Cancer Radiotherapy Enhanced by Soybean Compounds

Posted by Admin on July 9, 2012

Compounds found in soybeans can enhance radiation treatment of lung cancer tumors while aiding in the preservation of healthy tissue, according to a Wayne State University researcher.

Led by Gilda Hillman, Ph.D., professor of radiation oncology at Wayne State University, a research team had previously demonstrated that soy isoflavones, a naturally occurring compound in soybeans, increases the ability of radiation to kill cancer cells in prostate tumors.  This compound is capable of blocking DNA repair mechanisms and molecular survival pathways, which are turned on by the cancer cells to survive the damage caused by radiation.

In addition, isoflavones act to reduce damage caused by radiation to normal, surrounding tissue. A clinical trial at WSU and Karmanos was able to demonstrate this by treating prostate cancer patients with radiotherapy and soy tablets.

Published in the journal Nutrition and Cancer, the patients in the trial experienced a reduction in radiation toxicity to surrounding organs; fewer challenges with incontinence and diarrhea; and better sexual organ function. Hillman’s preclinical studies in the prostate tumor model helped her design a new clinical trial.

Soy Isoflavones are capable of making cancer cells more susceptible to ionizing radiation by blocking survival pathways that are activated by radiation in cancer cells but not in normal cells. In healthy tissue, soy isoflavones can also serve as antioxidants, protecting those tissues from damaged induced by radiation.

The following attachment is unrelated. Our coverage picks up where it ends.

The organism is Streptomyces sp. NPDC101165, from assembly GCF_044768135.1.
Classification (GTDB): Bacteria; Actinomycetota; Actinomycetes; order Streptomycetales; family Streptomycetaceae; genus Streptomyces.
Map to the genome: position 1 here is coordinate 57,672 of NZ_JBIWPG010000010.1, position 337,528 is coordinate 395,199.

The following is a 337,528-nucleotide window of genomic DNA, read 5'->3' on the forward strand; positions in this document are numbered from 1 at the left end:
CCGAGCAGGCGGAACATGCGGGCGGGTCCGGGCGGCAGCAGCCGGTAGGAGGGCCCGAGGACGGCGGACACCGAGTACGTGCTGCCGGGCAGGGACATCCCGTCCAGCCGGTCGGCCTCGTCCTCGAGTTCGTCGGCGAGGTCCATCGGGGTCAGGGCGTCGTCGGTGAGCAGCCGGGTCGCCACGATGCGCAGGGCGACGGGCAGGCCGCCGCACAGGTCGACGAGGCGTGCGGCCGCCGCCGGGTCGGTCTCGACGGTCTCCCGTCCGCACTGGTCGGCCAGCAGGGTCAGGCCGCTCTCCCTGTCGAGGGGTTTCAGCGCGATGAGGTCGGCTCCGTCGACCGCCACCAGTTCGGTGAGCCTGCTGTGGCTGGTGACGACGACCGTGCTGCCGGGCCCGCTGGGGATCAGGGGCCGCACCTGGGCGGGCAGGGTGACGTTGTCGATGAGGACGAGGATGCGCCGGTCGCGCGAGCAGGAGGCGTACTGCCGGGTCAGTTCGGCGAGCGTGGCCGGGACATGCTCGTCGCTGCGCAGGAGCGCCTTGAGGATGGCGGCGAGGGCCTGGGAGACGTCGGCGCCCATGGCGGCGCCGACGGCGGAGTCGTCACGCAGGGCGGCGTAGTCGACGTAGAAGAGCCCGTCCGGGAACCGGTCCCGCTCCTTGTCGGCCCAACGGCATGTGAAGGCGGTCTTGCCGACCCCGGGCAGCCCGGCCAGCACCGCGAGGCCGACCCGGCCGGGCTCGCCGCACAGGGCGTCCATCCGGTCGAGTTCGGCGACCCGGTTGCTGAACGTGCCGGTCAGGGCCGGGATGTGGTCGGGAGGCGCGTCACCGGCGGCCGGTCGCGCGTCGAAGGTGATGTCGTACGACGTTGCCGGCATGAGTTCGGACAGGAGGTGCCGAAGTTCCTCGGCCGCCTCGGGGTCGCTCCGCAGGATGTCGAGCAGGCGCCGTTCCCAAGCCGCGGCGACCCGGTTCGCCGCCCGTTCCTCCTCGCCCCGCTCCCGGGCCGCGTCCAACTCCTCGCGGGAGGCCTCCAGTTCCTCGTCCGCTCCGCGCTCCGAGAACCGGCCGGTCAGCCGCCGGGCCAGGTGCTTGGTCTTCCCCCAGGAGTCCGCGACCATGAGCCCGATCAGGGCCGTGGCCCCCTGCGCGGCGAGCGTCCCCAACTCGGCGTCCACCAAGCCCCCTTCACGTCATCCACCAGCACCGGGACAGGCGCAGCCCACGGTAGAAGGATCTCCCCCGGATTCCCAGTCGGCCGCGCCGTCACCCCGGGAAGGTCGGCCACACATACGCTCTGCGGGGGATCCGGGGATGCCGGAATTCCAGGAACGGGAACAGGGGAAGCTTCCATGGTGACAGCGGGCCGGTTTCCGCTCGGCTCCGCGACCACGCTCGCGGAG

According to Hillman, “Preliminary studies indicate that soy could cause radioprotection. It is important to show what is happening in the lung tissue.” She claims the next step is to evaluate the effects of soy isoflavones in mouse lung tumor models to determine the required conditions for maximizing tumor-killing and normal tissue-protecting outcomes during radiation therapy.

Hillman believes if the researchers succeed in addressing preclinical issues in the mouse cancer model, it is possible to design clinical protocols for non-small cell lung cancer to improve radiotherapy. She also believes this treatment could be used to improve the secondary effects of radiation, such as, improving the level of breathing in the lungs.

Once these protocols are developed, clinicians can start using soy isoflavones combined with radiation therapy in humans, a process that they believe will yield both therapeutic and economic benefits. Hillman concludes that in contrast to drugs, soy is a very safe compound. She adds it is also readily available and cheap.


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